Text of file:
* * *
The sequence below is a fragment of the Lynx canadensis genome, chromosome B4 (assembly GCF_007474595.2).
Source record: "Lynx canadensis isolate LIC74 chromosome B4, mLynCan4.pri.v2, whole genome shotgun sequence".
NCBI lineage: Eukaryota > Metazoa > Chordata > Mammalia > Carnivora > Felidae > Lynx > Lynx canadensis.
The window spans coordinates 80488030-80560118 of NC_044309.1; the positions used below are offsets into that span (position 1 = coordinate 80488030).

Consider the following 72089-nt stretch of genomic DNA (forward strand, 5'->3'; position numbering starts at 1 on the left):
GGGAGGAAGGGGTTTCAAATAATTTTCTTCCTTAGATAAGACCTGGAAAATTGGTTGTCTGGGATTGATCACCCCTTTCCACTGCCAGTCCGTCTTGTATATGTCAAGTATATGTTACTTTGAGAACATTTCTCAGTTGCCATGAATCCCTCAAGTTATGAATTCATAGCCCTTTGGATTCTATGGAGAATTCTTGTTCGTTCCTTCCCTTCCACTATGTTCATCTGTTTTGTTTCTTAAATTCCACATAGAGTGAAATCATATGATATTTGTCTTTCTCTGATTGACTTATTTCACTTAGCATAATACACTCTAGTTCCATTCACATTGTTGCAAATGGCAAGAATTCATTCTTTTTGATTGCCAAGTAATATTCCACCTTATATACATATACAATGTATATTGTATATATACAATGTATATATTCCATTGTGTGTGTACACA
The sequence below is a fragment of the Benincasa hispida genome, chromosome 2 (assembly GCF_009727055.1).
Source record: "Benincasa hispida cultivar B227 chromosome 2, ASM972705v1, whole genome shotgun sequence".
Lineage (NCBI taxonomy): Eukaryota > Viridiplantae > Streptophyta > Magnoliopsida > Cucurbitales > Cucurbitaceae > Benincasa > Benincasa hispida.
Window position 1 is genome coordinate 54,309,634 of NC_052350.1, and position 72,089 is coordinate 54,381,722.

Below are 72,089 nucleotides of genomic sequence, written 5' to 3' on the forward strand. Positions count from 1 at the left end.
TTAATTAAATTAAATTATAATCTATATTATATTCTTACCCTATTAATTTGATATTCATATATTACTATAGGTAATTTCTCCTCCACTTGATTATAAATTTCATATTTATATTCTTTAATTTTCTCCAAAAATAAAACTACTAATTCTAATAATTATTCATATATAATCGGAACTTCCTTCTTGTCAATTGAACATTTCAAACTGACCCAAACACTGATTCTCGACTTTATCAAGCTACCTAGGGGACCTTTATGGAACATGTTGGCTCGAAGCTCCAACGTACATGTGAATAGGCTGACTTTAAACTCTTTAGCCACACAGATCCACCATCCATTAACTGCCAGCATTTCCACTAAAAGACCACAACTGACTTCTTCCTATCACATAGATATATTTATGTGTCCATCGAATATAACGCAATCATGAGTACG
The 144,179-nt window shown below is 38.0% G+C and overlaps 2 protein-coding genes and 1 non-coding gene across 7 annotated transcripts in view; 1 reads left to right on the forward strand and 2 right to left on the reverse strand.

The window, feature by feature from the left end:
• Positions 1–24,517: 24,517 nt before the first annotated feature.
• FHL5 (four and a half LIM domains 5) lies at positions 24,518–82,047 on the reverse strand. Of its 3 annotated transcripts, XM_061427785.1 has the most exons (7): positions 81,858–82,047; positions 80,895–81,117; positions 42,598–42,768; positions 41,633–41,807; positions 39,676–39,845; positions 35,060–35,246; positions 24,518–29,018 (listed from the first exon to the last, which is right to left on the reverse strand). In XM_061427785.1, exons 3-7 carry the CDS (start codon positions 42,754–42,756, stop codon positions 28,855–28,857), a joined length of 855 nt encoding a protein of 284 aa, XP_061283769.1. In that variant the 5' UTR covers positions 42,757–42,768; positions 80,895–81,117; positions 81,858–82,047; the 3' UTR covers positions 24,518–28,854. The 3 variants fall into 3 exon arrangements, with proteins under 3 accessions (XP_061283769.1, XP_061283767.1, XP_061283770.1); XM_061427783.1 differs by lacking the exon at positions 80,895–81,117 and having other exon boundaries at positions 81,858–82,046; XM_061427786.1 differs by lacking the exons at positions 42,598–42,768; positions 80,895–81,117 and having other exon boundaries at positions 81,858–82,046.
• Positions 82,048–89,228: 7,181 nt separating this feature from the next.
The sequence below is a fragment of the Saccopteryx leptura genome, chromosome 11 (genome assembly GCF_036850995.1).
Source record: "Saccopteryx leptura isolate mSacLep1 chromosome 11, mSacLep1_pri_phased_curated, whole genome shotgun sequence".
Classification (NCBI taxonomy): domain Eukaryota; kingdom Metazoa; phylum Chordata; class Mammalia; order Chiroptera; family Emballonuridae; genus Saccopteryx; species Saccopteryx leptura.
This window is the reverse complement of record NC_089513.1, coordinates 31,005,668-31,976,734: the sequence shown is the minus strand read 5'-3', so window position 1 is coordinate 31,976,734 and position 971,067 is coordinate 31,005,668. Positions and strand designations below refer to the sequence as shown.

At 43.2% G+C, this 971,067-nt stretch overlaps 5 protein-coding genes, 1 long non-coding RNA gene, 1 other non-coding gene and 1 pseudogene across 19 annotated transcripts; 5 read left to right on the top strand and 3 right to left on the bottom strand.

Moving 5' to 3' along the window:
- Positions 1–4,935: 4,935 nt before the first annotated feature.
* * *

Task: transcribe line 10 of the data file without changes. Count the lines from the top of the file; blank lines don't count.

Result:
Window position 1 is genome coordinate 54,309,634 of NC_052350.1, and position 72,089 is coordinate 54,381,722.